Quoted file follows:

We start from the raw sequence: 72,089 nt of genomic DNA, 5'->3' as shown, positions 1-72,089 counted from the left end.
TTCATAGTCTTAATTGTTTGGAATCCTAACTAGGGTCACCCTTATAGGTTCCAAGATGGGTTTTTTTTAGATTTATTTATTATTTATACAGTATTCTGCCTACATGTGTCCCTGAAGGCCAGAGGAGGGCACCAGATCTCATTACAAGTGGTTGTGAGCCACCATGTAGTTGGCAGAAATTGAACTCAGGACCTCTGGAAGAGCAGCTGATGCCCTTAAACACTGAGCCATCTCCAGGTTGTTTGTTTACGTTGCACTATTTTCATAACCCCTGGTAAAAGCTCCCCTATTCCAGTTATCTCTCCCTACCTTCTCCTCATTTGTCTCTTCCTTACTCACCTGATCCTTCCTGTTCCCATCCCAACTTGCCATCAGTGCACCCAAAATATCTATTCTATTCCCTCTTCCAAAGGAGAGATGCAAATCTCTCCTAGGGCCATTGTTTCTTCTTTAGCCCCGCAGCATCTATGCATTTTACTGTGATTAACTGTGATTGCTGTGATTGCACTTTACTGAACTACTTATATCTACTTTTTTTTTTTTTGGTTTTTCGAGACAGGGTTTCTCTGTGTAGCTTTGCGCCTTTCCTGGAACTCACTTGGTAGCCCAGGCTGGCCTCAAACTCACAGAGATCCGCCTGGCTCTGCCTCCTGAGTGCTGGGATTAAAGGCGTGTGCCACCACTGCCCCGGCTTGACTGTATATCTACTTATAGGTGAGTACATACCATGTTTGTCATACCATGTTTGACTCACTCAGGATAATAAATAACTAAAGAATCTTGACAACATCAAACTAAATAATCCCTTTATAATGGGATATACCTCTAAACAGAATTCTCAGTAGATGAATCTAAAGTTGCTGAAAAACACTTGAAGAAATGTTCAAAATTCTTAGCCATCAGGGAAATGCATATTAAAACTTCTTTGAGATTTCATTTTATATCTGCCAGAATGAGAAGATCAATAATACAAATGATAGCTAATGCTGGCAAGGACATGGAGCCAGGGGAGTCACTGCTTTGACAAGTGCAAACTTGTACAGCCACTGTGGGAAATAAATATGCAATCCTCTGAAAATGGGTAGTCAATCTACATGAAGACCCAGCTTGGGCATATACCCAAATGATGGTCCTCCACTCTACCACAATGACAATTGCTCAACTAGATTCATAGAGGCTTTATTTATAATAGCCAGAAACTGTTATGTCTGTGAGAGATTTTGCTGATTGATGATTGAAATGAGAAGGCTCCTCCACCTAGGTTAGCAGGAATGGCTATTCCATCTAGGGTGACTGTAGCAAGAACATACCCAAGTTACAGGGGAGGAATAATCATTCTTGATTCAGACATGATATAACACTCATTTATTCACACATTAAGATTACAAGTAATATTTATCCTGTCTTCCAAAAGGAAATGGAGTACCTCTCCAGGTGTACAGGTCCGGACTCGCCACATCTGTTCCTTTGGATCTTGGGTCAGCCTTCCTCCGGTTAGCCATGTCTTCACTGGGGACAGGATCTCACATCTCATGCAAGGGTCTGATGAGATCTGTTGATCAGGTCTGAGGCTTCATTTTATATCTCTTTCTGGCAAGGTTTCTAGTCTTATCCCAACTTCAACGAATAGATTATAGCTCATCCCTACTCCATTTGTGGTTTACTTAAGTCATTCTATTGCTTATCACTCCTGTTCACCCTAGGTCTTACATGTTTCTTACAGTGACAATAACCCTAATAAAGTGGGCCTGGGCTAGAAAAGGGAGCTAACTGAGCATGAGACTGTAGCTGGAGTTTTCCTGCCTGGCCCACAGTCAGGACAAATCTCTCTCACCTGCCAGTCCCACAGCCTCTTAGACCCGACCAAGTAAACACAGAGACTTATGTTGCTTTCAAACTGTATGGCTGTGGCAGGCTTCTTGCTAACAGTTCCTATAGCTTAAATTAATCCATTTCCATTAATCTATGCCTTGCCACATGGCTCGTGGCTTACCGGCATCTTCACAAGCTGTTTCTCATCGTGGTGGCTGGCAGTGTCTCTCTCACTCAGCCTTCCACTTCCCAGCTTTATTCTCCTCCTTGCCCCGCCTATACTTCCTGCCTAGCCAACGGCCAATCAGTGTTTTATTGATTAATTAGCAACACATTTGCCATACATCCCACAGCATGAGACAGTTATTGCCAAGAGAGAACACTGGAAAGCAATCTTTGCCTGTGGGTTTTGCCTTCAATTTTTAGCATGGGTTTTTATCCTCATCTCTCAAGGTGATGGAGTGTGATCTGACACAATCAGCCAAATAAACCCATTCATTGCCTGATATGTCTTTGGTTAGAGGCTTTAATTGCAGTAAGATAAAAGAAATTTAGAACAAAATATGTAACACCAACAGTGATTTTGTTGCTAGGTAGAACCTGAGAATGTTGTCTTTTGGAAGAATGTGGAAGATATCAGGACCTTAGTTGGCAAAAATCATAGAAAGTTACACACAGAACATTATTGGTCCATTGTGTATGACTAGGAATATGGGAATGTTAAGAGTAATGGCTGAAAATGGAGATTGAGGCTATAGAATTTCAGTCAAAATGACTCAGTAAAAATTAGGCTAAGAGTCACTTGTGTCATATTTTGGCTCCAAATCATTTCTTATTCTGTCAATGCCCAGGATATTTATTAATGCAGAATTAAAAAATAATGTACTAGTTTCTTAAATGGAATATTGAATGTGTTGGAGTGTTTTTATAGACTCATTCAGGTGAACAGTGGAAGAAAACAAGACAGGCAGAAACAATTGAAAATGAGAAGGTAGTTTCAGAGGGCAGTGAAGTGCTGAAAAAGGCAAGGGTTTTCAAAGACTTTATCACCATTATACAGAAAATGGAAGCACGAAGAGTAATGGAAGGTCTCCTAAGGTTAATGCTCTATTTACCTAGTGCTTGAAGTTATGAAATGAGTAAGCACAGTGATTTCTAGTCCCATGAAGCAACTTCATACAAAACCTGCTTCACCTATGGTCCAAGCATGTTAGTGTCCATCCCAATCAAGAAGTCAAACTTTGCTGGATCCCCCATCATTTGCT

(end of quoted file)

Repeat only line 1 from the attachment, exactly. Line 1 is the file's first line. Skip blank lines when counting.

We start from the raw sequence: 72,089 nt of genomic DNA, 5'->3' as shown, positions 1-72,089 counted from the left end.